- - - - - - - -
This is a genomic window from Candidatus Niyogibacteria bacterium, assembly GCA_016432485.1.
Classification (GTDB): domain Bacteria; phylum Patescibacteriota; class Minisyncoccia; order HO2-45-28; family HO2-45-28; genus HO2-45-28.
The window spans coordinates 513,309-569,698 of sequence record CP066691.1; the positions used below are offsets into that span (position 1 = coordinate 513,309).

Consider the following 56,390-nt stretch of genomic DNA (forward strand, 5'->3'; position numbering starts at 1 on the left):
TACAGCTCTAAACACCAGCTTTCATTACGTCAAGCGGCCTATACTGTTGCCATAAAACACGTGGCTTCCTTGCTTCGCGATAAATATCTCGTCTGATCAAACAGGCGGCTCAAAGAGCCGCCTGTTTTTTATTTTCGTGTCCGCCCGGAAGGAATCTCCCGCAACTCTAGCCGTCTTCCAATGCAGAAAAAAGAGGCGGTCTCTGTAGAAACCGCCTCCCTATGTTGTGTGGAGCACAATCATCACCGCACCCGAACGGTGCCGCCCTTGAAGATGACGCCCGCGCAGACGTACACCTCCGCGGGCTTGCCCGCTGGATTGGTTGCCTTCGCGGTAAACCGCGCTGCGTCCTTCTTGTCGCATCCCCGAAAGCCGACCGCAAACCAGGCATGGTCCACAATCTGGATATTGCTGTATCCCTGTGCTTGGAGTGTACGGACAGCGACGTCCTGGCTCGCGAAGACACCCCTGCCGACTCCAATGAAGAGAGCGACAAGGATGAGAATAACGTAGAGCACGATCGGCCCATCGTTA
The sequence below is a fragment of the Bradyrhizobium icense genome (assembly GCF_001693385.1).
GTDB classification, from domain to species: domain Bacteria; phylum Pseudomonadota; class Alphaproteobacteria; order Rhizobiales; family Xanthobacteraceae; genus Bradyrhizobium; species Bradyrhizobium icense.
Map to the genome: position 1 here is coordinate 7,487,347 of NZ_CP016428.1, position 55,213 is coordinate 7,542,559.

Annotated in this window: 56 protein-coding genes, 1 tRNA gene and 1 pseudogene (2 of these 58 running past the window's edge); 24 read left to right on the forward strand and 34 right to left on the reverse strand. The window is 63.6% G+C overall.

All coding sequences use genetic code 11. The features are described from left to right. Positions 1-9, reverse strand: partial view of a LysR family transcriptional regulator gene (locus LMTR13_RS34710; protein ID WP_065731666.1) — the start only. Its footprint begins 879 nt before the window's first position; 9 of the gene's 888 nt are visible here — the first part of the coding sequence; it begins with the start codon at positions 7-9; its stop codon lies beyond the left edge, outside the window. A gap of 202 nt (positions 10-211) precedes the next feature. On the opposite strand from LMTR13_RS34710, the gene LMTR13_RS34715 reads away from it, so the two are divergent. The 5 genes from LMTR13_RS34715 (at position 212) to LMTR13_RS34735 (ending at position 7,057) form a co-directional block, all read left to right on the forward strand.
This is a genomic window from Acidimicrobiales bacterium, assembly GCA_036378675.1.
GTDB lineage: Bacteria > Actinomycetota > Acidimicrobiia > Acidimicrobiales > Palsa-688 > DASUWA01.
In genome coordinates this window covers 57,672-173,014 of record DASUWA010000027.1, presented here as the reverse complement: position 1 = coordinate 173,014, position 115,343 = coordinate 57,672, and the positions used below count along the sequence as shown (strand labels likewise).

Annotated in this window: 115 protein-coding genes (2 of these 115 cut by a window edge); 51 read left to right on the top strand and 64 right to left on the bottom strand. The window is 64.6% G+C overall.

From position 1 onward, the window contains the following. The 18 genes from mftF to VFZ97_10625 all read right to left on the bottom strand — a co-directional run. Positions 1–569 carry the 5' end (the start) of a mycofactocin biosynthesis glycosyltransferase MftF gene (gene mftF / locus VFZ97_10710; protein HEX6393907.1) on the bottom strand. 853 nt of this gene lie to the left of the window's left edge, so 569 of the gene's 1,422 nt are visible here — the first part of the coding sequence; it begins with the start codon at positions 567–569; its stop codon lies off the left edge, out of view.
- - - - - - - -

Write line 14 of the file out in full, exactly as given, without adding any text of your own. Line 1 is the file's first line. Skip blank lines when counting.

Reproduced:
Annotated in this window: 115 protein-coding genes (2 of these 115 cut by a window edge); 51 read left to right on the top strand and 64 right to left on the bottom strand. The window is 64.6% G+C overall.